Crashes With Fire Trucks, Ambulances, & Police Cars: When Accidents Are Caused by Emergency Vehicles

This week, we covered the story of a Fullerton motor vehicle accident which involved a collision between a passenger vehicle and an ambulance at the intersection of Brea Boulevard and Bastanchury Road. The ambulance, which was transporting a patient at the time of the accident, did not have on its siren or lights when the crash occurred.

Sadly, serious accidents involving emergency vehicles like ambulances, fire trucks, and police cruisers are somewhat common in California and across the country. Emergency drivers who rush to the scene of an accident or to a hospital can lose control, crash, or zoom through intersections — all while legally setting aside the rules of the road. At the same time, other vehicles on the road may not know how to properly respond when an emergency vehicle uses its lights and siren.

The following are statistics from the United States Department of Transportation regarding fatal traffic accidents and emergency vehicles in 2009:

  • Ambulance. Ambulance crashes resulted in 35 deaths in 2009, including ambulance drivers, ambulance passengers, and the occupants of other vehicles. Eighteen fatalities resulted from ambulances in emergency use.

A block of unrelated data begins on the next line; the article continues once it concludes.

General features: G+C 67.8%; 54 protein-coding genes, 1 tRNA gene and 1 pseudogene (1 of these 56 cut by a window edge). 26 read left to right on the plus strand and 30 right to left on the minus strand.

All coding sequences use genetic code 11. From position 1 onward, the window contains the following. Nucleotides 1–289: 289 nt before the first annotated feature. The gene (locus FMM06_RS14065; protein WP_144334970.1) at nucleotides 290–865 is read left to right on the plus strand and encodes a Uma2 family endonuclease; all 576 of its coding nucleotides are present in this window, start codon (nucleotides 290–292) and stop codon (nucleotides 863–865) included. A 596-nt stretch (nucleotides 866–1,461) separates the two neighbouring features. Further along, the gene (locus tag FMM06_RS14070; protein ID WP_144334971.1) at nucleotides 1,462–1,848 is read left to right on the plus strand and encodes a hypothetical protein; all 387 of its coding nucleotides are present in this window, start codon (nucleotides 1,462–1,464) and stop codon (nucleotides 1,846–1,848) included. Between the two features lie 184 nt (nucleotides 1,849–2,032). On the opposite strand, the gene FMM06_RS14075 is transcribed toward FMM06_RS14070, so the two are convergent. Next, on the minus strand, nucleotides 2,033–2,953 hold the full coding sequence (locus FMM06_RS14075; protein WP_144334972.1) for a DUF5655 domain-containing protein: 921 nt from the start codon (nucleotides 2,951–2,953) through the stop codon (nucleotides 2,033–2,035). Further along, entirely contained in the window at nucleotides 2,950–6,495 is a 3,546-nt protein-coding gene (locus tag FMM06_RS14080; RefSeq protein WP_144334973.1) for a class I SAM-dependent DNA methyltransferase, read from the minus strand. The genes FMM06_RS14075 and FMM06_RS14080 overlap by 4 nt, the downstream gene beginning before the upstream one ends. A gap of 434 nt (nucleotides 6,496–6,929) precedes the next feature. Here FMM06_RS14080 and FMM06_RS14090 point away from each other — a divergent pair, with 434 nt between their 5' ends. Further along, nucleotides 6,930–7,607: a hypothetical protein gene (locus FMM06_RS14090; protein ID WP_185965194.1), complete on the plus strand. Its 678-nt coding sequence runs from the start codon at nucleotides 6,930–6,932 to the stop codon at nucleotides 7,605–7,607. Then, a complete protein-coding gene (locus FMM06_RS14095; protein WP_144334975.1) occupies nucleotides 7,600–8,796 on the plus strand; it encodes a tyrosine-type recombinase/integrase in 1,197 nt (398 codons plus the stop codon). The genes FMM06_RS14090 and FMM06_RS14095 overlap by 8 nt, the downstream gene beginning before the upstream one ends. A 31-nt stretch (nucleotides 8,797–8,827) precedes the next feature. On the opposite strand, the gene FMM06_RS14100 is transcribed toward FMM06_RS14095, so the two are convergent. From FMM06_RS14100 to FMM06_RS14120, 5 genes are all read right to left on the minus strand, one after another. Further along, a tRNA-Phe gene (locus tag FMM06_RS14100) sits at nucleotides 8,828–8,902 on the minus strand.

• Fire Truck. Fire truck crashes resulted in 17 fatalities across the country, including nine fatalities related to a fire truck responding to an emergency. While it is rare for a fire truck driver or occupant to die in a fatal crash, the occupants of other drivers often suffer serious or fatal injuries in these collisions.
  • Police vehicle. In 2009, 90 people were killed in traffic accidents involving a police cruiser—one third of these fatalities occurred when a police car was responding to an emergency situation. Both the driver of the police car and the occupants of other vehicles are in danger of injury or death when involved in these crashes.

If you have been injured in a California traffic accident involving an emergency vehicle such as an ambulance, fire truck, or police cruiser, it is imperative that you understand how the accident occurred and who was at fault. Simply because a vehicle was responding to an accident or rushing to the hospital does not mean negligence was not a factor. Speak with an Orange County personal injury attorney today to learn more about your case. Call Russell & Lazarus at (949) 851-0222.

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